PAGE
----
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Speaking in Cod Tongues — A Canadian Culinary Journey



Canadian cuisine, how does one describe it? Of course there are the maple stereotypes and defending cheese curds and gravy on potatoes as a meal. What more is there to Canada’s food than what is already considered “American”?

Dr. Lenore Newman is UFV’s Canada Research Chair in Food Security and Environment as well as an associate professor in geography. In her new book Speaking in Cod Tongues, she explores Canada’s culinary identity and journeyed all across Canada to do it.  

Here she talks about her experiences and quest to experience and know Canadian cuisine.

You recently wrote a new book,  Speaking in Cod Tongues, could you tell me a bit about it?

Well, when I first took the position of Chair here at UFV, I wanted to produce something that was academic but would also be of interest to the community and the wider public. I decided to write up my results as a book on Canadian food. And that is where Speaking in Cod Tongues came from. The question of what is Canadian food had interested me, as there was no definitive answer at the time; I thought I would go and look for myself.

You embarked on a five-year quest to explore Canadian cuisine, what was that like?

It was great fun. It was a number of trips over several years and in all seasons because I wanted to travel in the winter as well, to get an idea of how Canada works in the winter. I was cheating a bit because I had lived in Ontario for 13 years, so I knew the mid part of the country fairly well. But it was a chance to see the whole country. Newfoundland and the Maritimes were new for me and they were amazing. I got up to Labrador and Quebec and to the Northwest Territories too. It was also a chance to get to know the foods of the prairies and their producers.

It was a lot of driving. My goal was to get out of the cities, so I drove 30-40,000 kilometers. I got to pick berries off in the middle of the tundra and eat in some of the best restaurants in the country, and meet some of the more interesting producers, farmers, and fisherfolk, those who collect wild food.

Was there anything on your journey for this book that really stood out to you?

I was really struck by the passion everyone puts into their cuisine. All these restaurateurs, farmers, fishermen, etc., they put so much passion into their food, and often it is a very perilous business. It’s dangerous, the money is not very good, restauranting is a terrifying business with huge money flows. You are always on the edge of going bankrupt. But they put so much into it, they put their whole life into it. And it really made me realize that to say there isn’t true Canadian cuisine is disrespectful to those people. I think we have to realize we have a cuisine and it’s amazing and we have to stand by these people who have put so much into it. They had so much time for me. That’s another thing, they love to talk about their food and that is what really stood out for me. It was across the country.

Were the restaurants you visited aware of your project and what you were doing?

Sometimes. I did interview restaurateurs about what they were trying to do, how they saw our country’s cuisine and how they made it theirs. But sometimes I was just passing through and getting to observe life in these smaller communities as an outsider. What was interesting is that I was a tourist in places that often don’t see outsiders, for example out on Grand Manan, which is an island in the middle of the Bay of Fundy, outsiders out there are out of season, so they would come and talk to me and ask me what I was doing there. I met a lot of interesting people.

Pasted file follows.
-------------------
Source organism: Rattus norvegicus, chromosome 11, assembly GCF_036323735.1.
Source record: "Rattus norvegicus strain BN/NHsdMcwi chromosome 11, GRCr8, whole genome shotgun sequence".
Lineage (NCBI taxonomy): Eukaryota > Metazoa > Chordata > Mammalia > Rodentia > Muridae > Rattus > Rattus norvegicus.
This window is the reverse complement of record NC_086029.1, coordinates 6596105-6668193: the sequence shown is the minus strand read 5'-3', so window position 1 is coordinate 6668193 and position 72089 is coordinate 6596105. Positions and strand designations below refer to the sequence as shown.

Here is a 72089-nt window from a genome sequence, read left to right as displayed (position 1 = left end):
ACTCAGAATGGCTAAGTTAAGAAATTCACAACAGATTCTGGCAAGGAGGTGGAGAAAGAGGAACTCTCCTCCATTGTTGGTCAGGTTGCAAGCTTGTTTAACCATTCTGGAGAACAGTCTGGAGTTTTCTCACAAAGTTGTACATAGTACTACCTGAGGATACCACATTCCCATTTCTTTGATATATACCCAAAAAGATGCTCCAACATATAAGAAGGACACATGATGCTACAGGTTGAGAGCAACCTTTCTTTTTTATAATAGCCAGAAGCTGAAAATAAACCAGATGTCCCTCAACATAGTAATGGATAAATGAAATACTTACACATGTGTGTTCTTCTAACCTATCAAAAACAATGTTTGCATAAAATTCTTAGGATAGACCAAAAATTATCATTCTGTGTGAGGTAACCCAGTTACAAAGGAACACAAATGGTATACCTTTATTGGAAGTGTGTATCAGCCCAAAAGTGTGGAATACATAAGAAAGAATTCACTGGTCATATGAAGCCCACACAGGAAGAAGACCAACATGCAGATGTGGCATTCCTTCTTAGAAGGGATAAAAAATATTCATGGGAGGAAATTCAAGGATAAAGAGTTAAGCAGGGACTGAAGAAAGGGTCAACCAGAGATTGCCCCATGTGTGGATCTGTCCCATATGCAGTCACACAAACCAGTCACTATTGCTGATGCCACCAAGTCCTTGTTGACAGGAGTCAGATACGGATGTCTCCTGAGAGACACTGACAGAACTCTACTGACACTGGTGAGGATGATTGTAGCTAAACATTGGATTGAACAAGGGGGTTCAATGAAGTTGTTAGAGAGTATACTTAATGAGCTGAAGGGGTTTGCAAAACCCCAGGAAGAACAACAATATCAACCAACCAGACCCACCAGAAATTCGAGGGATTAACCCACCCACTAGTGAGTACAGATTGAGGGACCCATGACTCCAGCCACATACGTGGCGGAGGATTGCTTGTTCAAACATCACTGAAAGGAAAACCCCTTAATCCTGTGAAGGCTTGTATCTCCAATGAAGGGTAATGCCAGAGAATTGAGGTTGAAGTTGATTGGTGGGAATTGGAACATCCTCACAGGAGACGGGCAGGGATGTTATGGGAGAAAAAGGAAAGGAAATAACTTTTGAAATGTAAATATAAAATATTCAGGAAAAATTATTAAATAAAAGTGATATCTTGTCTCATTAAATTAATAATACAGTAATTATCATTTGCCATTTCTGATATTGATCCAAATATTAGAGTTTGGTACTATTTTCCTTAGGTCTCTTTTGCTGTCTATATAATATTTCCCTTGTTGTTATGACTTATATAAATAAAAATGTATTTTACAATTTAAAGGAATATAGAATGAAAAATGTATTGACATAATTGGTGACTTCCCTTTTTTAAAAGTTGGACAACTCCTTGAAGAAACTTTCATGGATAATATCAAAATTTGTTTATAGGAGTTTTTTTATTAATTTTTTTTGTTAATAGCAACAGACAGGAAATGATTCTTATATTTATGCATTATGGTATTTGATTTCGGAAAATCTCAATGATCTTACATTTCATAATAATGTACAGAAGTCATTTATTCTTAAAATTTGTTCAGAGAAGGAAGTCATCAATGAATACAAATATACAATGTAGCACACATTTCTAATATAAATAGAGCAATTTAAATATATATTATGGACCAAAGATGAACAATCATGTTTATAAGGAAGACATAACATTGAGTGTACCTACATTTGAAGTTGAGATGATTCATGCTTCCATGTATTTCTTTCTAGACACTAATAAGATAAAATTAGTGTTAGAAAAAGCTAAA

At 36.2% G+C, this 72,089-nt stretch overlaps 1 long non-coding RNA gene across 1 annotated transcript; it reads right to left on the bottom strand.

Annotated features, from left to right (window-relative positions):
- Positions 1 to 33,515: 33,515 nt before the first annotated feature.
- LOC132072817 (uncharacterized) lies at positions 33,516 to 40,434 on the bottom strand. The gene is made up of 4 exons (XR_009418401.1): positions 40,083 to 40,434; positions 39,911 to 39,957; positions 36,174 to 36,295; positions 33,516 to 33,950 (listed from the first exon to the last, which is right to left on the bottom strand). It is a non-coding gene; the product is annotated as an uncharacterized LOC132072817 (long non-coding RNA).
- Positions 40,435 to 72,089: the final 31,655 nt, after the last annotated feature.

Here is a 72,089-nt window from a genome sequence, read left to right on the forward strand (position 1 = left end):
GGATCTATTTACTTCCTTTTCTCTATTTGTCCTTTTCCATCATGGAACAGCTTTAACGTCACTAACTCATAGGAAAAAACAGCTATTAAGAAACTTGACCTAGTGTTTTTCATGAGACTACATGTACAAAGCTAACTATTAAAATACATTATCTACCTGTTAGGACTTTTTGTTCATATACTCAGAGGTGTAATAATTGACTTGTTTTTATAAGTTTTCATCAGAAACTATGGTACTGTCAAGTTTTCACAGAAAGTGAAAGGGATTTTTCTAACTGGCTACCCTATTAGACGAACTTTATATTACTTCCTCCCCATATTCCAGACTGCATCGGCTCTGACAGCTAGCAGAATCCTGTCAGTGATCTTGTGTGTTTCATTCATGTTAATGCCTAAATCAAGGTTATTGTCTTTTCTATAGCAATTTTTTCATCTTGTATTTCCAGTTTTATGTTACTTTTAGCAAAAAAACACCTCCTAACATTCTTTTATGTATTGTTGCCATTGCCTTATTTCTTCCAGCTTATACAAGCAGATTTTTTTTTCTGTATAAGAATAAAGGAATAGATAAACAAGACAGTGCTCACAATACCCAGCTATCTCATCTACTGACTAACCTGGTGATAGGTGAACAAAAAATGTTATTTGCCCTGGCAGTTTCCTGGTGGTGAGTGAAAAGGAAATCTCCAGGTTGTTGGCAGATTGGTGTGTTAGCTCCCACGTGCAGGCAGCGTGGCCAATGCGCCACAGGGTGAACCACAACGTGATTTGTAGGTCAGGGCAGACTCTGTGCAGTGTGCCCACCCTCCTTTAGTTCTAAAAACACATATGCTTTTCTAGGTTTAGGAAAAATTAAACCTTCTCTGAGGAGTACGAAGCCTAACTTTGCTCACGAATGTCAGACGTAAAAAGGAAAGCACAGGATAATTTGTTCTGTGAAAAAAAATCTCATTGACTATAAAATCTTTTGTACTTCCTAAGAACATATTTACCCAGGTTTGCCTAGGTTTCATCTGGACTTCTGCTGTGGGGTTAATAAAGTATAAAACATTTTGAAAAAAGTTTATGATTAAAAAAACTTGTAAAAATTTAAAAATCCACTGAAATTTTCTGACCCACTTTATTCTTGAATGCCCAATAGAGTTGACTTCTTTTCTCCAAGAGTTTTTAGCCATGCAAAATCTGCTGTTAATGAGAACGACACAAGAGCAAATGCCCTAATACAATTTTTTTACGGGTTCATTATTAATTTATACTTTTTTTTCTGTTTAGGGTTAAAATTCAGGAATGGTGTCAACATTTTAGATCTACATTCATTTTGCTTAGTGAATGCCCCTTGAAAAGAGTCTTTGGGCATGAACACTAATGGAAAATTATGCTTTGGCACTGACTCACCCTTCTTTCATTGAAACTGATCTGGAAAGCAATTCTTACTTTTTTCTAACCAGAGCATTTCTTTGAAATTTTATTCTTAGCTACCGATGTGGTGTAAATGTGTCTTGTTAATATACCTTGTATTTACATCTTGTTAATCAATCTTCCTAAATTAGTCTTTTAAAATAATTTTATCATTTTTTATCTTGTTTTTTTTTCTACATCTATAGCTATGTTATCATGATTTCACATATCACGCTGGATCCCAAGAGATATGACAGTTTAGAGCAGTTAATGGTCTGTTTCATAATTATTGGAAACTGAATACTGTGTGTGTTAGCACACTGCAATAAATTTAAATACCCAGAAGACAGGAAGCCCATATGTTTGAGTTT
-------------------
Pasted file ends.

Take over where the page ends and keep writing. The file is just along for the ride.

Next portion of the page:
You mentioned in your book that Canadians’ love for wild foods such as salmon and berries are what make our foods culturally different and unique. Can you expand on that?

I discovered a few things, actually, that make our cuisine our own. We use more wild food than anyone else. And that is right across the country. From fish, to wild game, rice, mushrooms, berries. And I am still experiencing that. I have been doing a lot of radio call-in shows and a lot of older men are calling in to tell me about what they do with their game, they hunt elk or wild sheep and they call in to share their family recipes. And with that goes seasonality, we love eating food in season. A good example from Abbotsford is berries, people go to their favourite berry stand and wait for the berries. It is very typical of Canadian cuisine to eat the freshest and seasoned foods.

What is your ideal Canadian meal, after all the research you have done?

It may betray my roots as a fisherman’s daughter, but good old roast salmon, blueberry pie, and some local greens. That is pretty ideal for me and maybe some Ontario wine and some Québécois dessert, they do desserts really well.

After this what is next for you?

I have a couple exciting things, new projects. One of them is looking at how foods are being endangered by environmental change — that arose out of this project. I was frightened by how many of Canada’s iconic foods are threatened in various ways. I’ve got a project to go and look at the foods of the world that are most threatened, or have disappeared. I am beginning another five-year project to circle the Pacific Rim and look at how Pacific Rim cuisine is changing and emerging as all these countries interact.

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